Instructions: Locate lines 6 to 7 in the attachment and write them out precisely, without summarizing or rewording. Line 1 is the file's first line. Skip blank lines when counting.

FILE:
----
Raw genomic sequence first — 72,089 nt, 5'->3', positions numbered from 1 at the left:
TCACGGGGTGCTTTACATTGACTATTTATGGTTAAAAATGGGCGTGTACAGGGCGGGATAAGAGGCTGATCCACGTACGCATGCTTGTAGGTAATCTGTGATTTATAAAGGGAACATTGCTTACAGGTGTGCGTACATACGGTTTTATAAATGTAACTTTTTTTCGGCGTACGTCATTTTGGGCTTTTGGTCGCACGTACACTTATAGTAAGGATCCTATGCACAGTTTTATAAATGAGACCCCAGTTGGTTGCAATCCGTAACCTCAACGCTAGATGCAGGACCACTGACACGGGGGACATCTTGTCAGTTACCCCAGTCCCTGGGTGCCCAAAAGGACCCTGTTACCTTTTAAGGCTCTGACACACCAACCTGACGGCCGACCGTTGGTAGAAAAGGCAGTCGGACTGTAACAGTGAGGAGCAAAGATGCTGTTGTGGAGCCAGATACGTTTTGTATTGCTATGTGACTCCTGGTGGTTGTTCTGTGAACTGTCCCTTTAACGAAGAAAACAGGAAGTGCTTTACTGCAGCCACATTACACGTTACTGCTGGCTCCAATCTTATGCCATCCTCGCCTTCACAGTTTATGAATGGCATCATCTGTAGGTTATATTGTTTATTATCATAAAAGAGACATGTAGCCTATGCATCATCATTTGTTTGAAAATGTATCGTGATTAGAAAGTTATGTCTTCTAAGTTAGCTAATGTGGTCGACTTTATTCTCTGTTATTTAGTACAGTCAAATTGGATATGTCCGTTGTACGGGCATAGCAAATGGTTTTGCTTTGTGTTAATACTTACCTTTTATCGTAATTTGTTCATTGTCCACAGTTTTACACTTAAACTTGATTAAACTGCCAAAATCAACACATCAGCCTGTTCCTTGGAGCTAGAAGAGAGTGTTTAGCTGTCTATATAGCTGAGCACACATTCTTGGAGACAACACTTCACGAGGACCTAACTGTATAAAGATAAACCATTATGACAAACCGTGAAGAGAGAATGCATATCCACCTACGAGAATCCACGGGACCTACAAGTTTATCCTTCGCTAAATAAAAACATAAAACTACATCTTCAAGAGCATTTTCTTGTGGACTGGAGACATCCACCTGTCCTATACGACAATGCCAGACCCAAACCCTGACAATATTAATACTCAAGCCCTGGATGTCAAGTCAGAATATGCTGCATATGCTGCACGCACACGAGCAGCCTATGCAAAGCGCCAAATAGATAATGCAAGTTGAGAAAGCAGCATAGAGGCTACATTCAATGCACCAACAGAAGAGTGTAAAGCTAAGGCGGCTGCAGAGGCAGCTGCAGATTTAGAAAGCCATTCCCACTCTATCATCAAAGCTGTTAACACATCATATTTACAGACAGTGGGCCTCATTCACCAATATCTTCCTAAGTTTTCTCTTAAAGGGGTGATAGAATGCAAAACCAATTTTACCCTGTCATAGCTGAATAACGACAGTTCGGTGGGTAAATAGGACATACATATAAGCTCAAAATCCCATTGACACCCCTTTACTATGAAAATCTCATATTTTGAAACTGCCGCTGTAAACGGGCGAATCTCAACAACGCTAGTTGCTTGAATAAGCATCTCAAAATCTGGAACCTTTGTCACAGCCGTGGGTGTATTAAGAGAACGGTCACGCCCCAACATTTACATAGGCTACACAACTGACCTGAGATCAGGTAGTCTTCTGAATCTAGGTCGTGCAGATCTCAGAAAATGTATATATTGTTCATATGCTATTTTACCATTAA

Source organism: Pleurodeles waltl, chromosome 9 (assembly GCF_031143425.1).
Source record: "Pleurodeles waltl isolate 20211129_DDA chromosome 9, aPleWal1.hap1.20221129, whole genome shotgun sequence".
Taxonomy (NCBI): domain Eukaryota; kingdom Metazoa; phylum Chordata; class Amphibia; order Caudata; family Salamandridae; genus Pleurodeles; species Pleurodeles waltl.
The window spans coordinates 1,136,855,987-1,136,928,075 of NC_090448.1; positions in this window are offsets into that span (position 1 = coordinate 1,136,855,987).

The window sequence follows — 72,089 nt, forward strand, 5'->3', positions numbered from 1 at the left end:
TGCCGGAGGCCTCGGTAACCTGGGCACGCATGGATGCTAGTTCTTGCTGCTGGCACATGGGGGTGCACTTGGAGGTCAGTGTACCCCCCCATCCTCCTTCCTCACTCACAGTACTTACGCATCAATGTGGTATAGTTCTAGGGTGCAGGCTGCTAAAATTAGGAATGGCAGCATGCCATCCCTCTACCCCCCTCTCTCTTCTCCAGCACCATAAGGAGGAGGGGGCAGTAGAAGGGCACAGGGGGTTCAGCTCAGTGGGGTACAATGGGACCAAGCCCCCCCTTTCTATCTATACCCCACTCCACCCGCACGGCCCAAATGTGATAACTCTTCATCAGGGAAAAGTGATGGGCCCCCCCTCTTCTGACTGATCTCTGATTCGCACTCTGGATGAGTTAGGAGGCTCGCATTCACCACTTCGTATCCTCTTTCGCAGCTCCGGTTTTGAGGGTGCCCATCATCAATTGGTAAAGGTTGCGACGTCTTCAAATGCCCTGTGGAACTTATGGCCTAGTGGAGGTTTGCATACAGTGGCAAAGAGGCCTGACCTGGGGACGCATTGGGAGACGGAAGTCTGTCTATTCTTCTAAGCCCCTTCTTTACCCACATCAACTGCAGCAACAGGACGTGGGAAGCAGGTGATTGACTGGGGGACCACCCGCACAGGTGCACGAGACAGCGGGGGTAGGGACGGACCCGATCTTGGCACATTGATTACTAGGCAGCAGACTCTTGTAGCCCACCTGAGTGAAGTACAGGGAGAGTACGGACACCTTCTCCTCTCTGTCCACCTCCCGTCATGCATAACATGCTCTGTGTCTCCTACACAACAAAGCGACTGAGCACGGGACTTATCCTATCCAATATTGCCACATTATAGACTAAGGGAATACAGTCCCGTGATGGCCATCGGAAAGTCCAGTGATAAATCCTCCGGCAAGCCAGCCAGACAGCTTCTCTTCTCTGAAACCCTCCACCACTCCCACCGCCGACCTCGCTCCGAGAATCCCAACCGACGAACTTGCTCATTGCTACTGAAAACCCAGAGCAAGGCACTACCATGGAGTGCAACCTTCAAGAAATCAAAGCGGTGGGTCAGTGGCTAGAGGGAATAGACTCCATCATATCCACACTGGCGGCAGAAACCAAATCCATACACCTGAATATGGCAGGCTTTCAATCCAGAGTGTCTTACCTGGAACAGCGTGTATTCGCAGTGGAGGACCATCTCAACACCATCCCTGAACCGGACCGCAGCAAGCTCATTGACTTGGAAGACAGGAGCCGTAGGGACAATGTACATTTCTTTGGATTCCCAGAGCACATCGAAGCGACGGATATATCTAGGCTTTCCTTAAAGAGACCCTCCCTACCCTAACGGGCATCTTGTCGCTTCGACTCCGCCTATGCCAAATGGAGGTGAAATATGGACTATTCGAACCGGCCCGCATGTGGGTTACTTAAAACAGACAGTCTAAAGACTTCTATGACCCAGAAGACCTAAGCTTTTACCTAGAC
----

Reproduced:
The window spans coordinates 1,136,855,987-1,136,928,075 of NC_090448.1; positions in this window are offsets into that span (position 1 = coordinate 1,136,855,987).

The window sequence follows — 72,089 nt, forward strand, 5'->3', positions numbered from 1 at the left end: